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Law Beyond Our Borders: Justice Breyer Is On A Mission

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In his new book, <em>The Court and the World: American Law and the New Global Realities, </em>Supreme Court<em> </em>Justice Stephen Breyer details why American courts no longer have any choice about involving themselves in the law beyond U.S. borders.

For Supreme Court Justice Stephen Breyer, there was an "aha" Moment about the importance of law in the world.

It was Sept. 11, 2001. He was in India with Justice Sandra Day O'Connor, and they were having dinner at a restaurant with some Indian judges when the burning World Trade Center towers were shown on TV. The Indian judges were as horrified as the two American Supreme Court justices were. And Breyer began to realize their sympathy represented more than empathy.

"I began to understand the important divisions in the world are not on the basis of race or nationality or country or where you live," Breyer said. "They are really between people who believe in a rule of law as a way of deciding significant issues and those who do not believe in a rule of law — who believe in force."

In the following years, he began noticing that the Supreme Court docket was very different from when he first became a justice in 1994. Instead of just a handful of cases involving the interdependence of law in this and other countries, he estimates that the cases involving foreign law now have grown to as much as a fifth of the docket.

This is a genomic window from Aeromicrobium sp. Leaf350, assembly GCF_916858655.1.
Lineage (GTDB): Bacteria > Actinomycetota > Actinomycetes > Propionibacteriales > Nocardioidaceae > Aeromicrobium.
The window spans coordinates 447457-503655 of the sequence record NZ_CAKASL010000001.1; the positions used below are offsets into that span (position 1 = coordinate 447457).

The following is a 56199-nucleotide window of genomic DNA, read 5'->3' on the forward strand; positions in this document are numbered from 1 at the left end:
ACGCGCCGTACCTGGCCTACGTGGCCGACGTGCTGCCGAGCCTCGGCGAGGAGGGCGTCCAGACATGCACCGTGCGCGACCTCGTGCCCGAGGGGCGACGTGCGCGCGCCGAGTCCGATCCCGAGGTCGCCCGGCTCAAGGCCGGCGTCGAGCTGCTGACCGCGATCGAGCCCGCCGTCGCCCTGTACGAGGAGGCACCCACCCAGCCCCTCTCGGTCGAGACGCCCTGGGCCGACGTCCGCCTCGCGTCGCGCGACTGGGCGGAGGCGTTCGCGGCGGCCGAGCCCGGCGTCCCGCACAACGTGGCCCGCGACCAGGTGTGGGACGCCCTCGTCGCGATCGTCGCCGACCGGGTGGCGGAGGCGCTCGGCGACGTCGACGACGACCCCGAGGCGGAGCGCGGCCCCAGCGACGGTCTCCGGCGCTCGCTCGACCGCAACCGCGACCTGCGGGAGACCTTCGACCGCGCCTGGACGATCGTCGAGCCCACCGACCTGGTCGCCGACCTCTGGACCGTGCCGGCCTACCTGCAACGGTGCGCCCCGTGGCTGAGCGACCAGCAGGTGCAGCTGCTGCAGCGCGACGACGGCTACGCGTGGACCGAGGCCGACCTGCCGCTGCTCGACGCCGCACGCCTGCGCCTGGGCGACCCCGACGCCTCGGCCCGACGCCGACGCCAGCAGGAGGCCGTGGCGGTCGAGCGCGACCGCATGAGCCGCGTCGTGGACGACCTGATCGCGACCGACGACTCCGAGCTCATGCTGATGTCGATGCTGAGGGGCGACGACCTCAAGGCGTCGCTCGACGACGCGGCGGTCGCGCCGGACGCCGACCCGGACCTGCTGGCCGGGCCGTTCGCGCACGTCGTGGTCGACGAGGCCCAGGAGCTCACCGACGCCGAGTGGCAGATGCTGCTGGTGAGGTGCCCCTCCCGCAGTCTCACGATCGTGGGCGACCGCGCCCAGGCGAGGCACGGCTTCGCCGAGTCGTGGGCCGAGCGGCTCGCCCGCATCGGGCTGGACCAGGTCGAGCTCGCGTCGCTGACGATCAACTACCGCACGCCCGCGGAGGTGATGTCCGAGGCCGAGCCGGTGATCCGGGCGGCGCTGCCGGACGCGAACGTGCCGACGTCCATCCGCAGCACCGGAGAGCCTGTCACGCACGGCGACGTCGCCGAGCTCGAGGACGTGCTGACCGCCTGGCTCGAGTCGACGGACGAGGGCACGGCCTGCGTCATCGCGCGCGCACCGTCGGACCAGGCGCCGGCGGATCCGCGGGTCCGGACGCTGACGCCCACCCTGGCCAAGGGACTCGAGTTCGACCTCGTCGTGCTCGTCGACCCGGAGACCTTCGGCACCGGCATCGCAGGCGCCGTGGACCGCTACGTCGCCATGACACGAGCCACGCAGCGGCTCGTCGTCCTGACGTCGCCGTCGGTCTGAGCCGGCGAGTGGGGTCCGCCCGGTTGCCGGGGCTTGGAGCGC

Just this month, for instance, a federal appeals court in New York is hearing a case that many believe is ultimately headed for the Supreme Court. It tests whether a warrant issued by a federal court in the United States is sufficient to force Microsoft to produce emails from a drug-trafficking suspect. Microsoft maintains that prosecutors have to get an order from a court in Ireland, where the emails are stored.

Mulling this trend, Breyer has written a book titled The Court and the World: American Law and the New Global Realities. For the justice, it is more than a book; it is something of a mission — a mission to convince readers that American courts no longer have any choice about involving themselves in the law beyond U.S. borders.

Breyer divided his book into four sections, beginning with national security.

As he noted in an interview with NPR, the law governing national security is quite different today than it was for most of U.S. history. From the time of George Washington through the two world wars, presidents could do as they wished during wartime. He points, for example, to the case in World War II in which the Supreme Court upheld the internment of Japanese-Americans.

"We put 70,000 American citizens of Japanese origin into camps for no good reason at all," he says. The court allowed that because, as Breyer puts it, the justices figured "someone has to be in charge." Better the president than the Supreme Court.

But by the Korean War, the court had a different view. In Youngstown Sheet & Tube Co. v. Sawyer, the court ruled that President Truman could not seize the nation's steel mills to keep them operating during a wartime labor dispute.

And after the Sept. 11 attacks, cases tested the indefinite imprisonment, without charge, of individuals brought to Guantanamo Bay. In four separate cases over several years, the Supreme Court declared that the president does not have a blank check to violate civil liberties during wartime and that prisoners have the right to challenge the grounds for their imprisonment.